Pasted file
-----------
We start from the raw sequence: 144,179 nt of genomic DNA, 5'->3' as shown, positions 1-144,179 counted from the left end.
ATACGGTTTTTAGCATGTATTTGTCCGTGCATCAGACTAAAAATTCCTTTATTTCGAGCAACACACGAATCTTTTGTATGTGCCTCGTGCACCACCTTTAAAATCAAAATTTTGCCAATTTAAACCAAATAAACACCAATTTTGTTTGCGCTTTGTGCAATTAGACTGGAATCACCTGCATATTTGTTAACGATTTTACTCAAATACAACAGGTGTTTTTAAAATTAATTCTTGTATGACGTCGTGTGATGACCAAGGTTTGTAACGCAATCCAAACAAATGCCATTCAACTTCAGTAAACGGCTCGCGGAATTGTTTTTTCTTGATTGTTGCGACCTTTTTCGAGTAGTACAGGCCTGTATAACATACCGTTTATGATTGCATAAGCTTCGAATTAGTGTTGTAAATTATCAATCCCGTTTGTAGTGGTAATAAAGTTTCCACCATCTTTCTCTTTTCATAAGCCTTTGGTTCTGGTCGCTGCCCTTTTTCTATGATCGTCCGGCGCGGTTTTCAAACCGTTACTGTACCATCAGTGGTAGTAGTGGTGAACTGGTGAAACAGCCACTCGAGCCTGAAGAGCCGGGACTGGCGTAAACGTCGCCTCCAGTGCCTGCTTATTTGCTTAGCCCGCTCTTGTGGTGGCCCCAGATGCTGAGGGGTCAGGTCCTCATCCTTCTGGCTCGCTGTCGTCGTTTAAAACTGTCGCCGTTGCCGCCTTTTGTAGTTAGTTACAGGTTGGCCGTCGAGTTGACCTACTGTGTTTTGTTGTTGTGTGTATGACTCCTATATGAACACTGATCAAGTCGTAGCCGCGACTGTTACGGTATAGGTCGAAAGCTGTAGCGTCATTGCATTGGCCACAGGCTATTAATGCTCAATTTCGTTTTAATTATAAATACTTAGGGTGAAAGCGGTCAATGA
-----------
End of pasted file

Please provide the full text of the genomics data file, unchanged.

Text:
We start from the raw sequence: 144,179 nt of genomic DNA, 5'->3' as shown, positions 1-144,179 counted from the left end.
ATACGGTTTTTAGCATGTATTTGTCCGTGCATCAGACTAAAAATTCCTTTATTTCGAGCAACACACGAATCTTTTGTATGTGCCTCGTGCACCACCTTTAAAATCAAAATTTTGCCAATTTAAACCAAATAAACACCAATTTTGTTTGCGCTTTGTGCAATTAGACTGGAATCACCTGCATATTTGTTAACGATTTTACTCAAATACAACAGGTGTTTTTAAAATTAATTCTTGTATGACGTCGTGTGATGACCAAGGTTTGTAACGCAATCCAAACAAATGCCATTCAACTTCAGTAAACGGCTCGCGGAATTGTTTTTTCTTGATTGTTGCGACCTTTTTCGAGTAGTACAGGCCTGTATAACATACCGTTTATGATTGCATAAGCTTCGAATTAGTGTTGTAAATTATCAATCCCGTTTGTAGTGGTAATAAAGTTTCCACCATCTTTCTCTTTTCATAAGCCTTTGGTTCTGGTCGCTGCCCTTTTTCTATGATCGTCCGGCGCGGTTTTCAAACCGTTACTGTACCATCAGTGGTAGTAGTGGTGAACTGGTGAAACAGCCACTCGAGCCTGAAGAGCCGGGACTGGCGTAAACGTCGCCTCCAGTGCCTGCTTATTTGCTTAGCCCGCTCTTGTGGTGGCCCCAGATGCTGAGGGGTCAGGTCCTCATCCTTCTGGCTCGCTGTCGTCGTTTAAAACTGTCGCCGTTGCCGCCTTTTGTAGTTAGTTACAGGTTGGCCGTCGAGTTGACCTACTGTGTTTTGTTGTTGTGTGTATGACTCCTATATGAACACTGATCAAGTCGTAGCCGCGACTGTTACGGTATAGGTCGAAAGCTGTAGCGTCATTGCATTGGCCACAGGCTATTAATGCTCAATTTCGTTTTAATTATAAATACTTAGGGTGAAAGCGGTCAATGA